This is part one of a retrospective series on the work of director Stanley Kubrick (1928-1999).
Whether you buy into “The Shining’s” tag of the first “epic horror” film, or believe it to be a very dark-humoured situation comedy, or even a live action cartoon, one thing is for certain – here Stanley Kubrick looked at the genre manual for horror and ripped it up.
Of course, all of the classic elements are still present: secluded setting, psychic child, rampaging axe-murderer; but they are manipulated by the most demanding of auteur directors into something that continues to haunt our cinematic experience.
“The Shining,” as a rule, shouldn’t work.
In 2.5 hours, only two characters are killed. Nicholson’s psycho is a buffoon on a scale last seen in Robert Mitchum’s Harry Powell in “Night of the Hunter.” The climax is preposterous; Scatman Crothers’ psychic cook has to travel by plane, car and snowmobile in order to finally meet his grisly end. Surely he was better off staying in Miami?
So what makes the Overlook Hotel linger in our collective memory nearly 30 years later? It is at once a steadicam treat to be explored by the young son Danny and yet, at the same time, a building of dread to be feared by him. As a lone (ly) child his environment is everything to him; playmate and confidant, bully and terroriser. Danny is mesmerized by the sound his trike makes on both carpet and floor, but like with every explorer, this fascination will eventually lead to more unwanted discoveries.
Danny’s ability to “shine” may or may not be real. It could be a defence against his violent father, an attempt to block the real evil, which inhabits his family, rather than the imaginary evil that lurks outside it.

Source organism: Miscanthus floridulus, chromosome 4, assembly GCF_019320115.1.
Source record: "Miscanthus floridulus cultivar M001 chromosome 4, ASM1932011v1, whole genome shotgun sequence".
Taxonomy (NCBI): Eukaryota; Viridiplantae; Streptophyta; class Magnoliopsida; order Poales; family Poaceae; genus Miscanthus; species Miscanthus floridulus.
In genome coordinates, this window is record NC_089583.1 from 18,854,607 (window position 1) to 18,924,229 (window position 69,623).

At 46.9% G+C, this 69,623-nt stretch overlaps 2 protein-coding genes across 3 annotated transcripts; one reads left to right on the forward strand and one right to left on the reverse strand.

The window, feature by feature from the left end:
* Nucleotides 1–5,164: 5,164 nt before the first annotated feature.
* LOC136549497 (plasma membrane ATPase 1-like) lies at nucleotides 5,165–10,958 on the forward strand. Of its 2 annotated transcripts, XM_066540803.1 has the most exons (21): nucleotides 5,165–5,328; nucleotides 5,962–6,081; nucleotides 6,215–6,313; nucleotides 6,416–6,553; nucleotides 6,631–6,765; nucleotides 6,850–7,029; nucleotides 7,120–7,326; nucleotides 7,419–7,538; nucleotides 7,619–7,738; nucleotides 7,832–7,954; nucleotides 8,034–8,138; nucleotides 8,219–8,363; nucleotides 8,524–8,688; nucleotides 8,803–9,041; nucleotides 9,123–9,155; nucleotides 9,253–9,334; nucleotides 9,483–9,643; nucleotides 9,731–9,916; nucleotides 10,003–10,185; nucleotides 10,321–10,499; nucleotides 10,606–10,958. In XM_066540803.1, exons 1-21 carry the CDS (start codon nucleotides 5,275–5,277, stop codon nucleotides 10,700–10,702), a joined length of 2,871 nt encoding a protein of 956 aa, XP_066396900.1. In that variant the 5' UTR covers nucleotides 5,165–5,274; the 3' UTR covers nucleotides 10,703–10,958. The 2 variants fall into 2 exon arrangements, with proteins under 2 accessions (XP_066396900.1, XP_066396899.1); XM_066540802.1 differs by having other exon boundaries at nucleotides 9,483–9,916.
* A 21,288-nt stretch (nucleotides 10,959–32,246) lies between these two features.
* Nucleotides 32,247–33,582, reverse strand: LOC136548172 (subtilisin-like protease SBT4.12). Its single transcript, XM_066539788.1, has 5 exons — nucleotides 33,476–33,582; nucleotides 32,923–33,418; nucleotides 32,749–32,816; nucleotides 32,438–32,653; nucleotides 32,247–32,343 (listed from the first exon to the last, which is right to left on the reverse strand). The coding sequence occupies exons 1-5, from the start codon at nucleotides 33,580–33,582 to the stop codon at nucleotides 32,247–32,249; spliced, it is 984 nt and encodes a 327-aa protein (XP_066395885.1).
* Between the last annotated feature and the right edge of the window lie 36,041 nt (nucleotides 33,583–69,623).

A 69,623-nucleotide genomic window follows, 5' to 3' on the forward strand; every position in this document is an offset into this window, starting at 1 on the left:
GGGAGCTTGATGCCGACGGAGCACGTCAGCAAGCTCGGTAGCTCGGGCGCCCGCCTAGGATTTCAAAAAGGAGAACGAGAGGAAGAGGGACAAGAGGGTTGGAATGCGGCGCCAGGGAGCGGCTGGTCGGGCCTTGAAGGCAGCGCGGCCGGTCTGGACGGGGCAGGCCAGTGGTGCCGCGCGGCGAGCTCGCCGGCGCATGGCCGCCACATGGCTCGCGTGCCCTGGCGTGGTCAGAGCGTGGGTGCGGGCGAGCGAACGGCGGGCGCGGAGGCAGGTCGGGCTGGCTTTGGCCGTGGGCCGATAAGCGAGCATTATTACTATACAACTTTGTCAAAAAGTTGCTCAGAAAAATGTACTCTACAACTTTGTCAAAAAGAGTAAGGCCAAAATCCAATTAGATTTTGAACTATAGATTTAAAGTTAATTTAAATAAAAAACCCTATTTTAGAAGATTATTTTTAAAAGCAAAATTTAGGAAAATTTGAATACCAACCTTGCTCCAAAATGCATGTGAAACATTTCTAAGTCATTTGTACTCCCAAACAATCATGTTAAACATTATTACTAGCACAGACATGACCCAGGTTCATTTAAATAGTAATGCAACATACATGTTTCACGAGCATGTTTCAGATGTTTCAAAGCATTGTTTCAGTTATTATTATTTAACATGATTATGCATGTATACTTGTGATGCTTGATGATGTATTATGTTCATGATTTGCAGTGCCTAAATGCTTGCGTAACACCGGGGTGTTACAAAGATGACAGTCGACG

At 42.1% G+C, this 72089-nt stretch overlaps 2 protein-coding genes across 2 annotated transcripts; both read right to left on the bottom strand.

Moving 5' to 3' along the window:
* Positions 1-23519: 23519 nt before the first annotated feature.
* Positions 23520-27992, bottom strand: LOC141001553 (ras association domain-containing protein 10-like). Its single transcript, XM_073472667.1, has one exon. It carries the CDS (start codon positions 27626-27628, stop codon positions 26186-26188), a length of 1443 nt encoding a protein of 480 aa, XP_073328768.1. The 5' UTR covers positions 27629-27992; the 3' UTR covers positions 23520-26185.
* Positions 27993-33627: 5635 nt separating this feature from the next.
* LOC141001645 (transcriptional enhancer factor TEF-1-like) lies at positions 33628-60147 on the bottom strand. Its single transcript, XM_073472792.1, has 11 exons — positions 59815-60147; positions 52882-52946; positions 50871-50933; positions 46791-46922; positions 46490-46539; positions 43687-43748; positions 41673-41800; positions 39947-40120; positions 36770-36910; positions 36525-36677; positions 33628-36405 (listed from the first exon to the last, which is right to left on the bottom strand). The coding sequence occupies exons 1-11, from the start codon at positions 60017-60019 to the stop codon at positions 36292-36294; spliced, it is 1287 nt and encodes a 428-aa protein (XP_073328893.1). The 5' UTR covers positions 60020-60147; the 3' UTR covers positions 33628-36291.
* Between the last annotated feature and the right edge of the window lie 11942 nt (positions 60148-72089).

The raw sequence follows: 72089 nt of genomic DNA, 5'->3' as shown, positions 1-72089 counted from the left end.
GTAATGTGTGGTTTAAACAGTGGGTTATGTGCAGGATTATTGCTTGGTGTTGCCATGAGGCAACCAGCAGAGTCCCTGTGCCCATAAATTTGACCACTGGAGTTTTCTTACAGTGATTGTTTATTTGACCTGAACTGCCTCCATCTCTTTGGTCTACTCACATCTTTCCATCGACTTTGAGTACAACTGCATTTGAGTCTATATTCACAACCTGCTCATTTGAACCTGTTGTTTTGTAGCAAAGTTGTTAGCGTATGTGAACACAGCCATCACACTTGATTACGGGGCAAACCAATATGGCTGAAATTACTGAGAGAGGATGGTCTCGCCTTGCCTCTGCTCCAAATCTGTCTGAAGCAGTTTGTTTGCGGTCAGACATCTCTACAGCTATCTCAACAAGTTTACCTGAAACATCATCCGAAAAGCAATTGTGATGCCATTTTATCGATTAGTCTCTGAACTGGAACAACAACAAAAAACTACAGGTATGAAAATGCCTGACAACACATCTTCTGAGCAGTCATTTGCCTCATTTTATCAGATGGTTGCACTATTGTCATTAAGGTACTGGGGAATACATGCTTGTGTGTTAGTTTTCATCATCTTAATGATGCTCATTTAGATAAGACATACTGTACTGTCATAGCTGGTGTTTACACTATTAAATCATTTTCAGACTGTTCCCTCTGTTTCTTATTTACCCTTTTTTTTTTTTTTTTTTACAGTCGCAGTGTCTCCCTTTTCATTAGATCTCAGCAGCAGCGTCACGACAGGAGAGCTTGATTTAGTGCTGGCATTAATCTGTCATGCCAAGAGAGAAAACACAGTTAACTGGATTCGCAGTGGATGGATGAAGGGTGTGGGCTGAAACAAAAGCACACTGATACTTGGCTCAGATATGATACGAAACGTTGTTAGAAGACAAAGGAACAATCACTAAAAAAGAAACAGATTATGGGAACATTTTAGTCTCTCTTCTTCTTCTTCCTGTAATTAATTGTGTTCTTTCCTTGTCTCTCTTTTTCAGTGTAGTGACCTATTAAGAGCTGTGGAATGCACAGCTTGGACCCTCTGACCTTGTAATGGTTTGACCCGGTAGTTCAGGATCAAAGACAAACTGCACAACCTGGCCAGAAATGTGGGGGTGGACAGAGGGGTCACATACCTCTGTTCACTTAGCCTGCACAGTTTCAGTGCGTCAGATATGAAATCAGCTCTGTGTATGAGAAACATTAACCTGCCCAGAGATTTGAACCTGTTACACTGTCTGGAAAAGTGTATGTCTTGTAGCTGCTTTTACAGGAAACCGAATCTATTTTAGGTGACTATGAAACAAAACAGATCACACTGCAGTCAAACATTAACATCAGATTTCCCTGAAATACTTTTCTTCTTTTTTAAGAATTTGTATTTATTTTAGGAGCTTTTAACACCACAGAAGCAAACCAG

Danny’s creation of a fantasy world epitomized by “Tommy”, his imaginary friend, is the same defence employed by Laura Palmer in David Lynch’s “Fire Walk With Me.” The key difference is that Laura retreats into a childlike state when confronting her father’s evil whereas Danny adopts a more adult persona when dealing with his. Danny knows for certain that his dad will turn violent again, it’s just a matter of when. The “shine” he possesses simply allows him not to believe it.
For Wendy and Jack, Danny’s parents, The Overlook Hotel offers the key to marital bliss, but for very different reasons. Wendy the eternal optimist sees this break as an attempt to repair her damaged relationship. Her family seems isolated in more than just location. There is never any mention of any other relatives or friends throughout the film, from which we can conclude that Wendy needs this to work. Not only from the perspective of a mother protecting her son, but also due to the fact that in Jack, she has put all her eggs into one basket. She comes off as dowdy and not particularly bright, and perhaps Jack was the best offer she was ever going to get. His rejection of her (violence aside) seems all the crueler, because of her doubly vulnerable position.
Jack views The Overlook as an opportunity to rid himself of his own horrific situation; his family, or more accurately – Wendy. He blames her for all of his ills and uses his writing to deprive her of what she craves most; a happy and cohesive family unit. The androgynous Wendy could never meet the needs of this would-be Hemingway – a boozing, womanising, literary dwarf.
Kubrick’s real genius in “The Shining” lies in exploring this relationship. Whenever the musical score indicates a sense of horror, it is often open-ended as to what that means to the characters. To Wendy it indicates Jack’s growing psychosis. Wendy, meanwhile, appears to Jack as a monster as horrific as Captain Howdy, Freddie Kruger, and Michael Myers all rolled into one. His attempts to kill Wendy are really a desperate bid to save himself – surely a reasonable action when faced with a life-threatening situation?